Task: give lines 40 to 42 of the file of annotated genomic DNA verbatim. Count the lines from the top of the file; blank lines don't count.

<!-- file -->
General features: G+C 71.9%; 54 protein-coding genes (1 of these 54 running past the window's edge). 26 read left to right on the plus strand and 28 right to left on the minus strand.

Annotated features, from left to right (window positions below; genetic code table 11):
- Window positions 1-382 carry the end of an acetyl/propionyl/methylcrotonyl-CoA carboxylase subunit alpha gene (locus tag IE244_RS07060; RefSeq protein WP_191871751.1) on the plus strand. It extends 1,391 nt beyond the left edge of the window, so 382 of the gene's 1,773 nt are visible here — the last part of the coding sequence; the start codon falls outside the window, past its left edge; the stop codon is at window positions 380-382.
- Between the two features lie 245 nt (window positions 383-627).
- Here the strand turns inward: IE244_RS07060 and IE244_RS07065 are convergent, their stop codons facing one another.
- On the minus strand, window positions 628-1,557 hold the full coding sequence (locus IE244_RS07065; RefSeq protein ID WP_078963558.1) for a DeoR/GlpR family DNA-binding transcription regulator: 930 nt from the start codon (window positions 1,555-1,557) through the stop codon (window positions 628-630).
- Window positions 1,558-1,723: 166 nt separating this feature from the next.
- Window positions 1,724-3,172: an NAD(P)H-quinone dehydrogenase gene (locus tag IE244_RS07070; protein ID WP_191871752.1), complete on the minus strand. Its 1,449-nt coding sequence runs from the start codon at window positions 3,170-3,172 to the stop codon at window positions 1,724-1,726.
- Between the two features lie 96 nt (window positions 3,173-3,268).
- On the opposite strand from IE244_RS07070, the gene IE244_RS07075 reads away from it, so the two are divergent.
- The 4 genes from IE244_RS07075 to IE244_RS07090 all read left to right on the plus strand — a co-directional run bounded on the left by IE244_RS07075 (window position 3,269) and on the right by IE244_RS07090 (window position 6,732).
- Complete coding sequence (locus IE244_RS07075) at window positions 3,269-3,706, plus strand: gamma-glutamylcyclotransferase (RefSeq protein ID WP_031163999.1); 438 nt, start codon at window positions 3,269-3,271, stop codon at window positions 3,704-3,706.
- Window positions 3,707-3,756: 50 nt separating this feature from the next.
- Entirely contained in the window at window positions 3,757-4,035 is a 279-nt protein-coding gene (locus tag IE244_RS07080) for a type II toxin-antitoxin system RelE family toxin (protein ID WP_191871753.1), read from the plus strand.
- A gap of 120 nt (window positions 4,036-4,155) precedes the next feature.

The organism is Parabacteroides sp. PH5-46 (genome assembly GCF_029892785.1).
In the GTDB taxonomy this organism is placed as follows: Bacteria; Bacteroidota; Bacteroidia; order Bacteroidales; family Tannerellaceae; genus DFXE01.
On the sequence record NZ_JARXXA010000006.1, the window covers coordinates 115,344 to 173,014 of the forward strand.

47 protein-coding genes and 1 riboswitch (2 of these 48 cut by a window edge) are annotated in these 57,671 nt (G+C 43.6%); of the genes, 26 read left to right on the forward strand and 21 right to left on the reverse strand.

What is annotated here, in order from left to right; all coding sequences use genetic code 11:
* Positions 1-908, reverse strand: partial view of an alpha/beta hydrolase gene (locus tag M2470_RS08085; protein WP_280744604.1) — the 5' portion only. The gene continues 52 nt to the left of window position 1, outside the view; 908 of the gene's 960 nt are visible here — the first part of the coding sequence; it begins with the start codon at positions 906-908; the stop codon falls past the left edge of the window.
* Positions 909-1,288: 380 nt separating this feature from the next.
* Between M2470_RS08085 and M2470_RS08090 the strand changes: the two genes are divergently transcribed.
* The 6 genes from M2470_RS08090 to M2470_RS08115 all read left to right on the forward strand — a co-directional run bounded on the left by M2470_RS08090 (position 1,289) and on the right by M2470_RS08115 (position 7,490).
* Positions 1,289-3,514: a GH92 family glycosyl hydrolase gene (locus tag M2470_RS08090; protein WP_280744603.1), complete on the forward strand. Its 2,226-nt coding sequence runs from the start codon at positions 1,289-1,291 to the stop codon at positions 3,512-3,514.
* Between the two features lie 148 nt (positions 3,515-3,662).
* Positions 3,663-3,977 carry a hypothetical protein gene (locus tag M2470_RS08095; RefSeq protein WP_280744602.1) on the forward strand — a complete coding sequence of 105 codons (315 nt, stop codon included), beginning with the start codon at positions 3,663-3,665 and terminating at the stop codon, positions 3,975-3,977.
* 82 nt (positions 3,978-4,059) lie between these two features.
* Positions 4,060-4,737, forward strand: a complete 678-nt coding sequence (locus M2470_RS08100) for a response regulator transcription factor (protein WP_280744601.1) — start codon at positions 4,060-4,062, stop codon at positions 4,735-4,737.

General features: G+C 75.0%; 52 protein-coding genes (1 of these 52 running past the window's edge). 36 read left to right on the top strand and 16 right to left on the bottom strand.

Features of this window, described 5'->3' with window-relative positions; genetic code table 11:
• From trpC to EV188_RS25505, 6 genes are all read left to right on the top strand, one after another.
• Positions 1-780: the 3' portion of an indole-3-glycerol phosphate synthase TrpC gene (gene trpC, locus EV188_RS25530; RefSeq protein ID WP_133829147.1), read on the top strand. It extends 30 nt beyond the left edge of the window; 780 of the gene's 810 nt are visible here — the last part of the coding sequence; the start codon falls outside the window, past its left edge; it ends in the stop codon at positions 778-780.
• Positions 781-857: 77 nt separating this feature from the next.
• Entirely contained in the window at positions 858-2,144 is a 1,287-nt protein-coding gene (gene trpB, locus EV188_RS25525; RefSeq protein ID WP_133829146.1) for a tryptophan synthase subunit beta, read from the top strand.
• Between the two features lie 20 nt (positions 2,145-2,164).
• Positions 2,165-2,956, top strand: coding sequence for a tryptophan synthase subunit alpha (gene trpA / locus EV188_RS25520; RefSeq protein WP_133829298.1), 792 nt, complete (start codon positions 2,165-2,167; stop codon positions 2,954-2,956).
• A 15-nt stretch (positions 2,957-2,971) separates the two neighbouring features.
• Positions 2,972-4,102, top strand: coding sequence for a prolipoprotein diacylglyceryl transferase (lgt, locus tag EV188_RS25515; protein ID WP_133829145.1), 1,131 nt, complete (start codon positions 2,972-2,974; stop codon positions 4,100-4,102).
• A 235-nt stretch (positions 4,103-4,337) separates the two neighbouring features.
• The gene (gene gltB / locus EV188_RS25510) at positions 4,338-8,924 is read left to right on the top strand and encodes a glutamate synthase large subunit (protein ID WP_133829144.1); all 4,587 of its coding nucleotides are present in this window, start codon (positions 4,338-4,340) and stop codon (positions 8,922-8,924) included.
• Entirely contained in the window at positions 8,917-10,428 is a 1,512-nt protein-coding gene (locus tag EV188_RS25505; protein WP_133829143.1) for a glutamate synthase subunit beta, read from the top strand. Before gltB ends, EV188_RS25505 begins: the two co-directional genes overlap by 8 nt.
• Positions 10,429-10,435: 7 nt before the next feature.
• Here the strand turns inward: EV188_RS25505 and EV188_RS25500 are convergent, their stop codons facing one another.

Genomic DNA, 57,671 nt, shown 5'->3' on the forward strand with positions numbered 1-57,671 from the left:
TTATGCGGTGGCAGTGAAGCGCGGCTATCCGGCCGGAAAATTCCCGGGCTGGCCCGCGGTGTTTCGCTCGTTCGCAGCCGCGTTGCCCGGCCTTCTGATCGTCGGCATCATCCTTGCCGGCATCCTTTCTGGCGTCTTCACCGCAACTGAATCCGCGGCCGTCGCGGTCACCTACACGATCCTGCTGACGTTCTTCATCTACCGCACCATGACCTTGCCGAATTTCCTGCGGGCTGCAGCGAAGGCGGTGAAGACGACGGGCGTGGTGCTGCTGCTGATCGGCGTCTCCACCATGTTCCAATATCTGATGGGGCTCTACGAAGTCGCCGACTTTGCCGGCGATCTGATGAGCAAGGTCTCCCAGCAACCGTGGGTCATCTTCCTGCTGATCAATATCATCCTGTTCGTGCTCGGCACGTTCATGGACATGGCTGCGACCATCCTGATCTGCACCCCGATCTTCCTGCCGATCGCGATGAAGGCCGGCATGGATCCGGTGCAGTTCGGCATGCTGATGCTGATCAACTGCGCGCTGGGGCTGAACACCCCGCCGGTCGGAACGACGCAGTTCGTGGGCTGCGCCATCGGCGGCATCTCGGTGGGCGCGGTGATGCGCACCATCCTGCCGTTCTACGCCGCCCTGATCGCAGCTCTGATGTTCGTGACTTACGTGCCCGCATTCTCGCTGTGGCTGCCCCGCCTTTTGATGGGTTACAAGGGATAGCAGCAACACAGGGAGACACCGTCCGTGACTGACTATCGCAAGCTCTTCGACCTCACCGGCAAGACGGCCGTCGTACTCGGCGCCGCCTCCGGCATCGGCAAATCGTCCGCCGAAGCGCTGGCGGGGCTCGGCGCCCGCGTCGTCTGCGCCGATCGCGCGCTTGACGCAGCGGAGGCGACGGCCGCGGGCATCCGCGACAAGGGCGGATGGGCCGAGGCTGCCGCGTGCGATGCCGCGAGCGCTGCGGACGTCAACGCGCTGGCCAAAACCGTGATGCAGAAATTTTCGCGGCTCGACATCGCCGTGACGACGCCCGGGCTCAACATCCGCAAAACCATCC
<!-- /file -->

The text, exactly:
• A 235-nt stretch (positions 4,103-4,337) separates the two neighbouring features.
• The gene (gene gltB / locus EV188_RS25510) at positions 4,338-8,924 is read left to right on the top strand and encodes a glutamate synthase large subunit (protein ID WP_133829144.1); all 4,587 of its coding nucleotides are present in this window, start codon (positions 4,338-4,340) and stop codon (positions 8,922-8,924) included.
• Entirely contained in the window at positions 8,917-10,428 is a 1,512-nt protein-coding gene (locus tag EV188_RS25505; protein WP_133829143.1) for a glutamate synthase subunit beta, read from the top strand. Before gltB ends, EV188_RS25505 begins: the two co-directional genes overlap by 8 nt.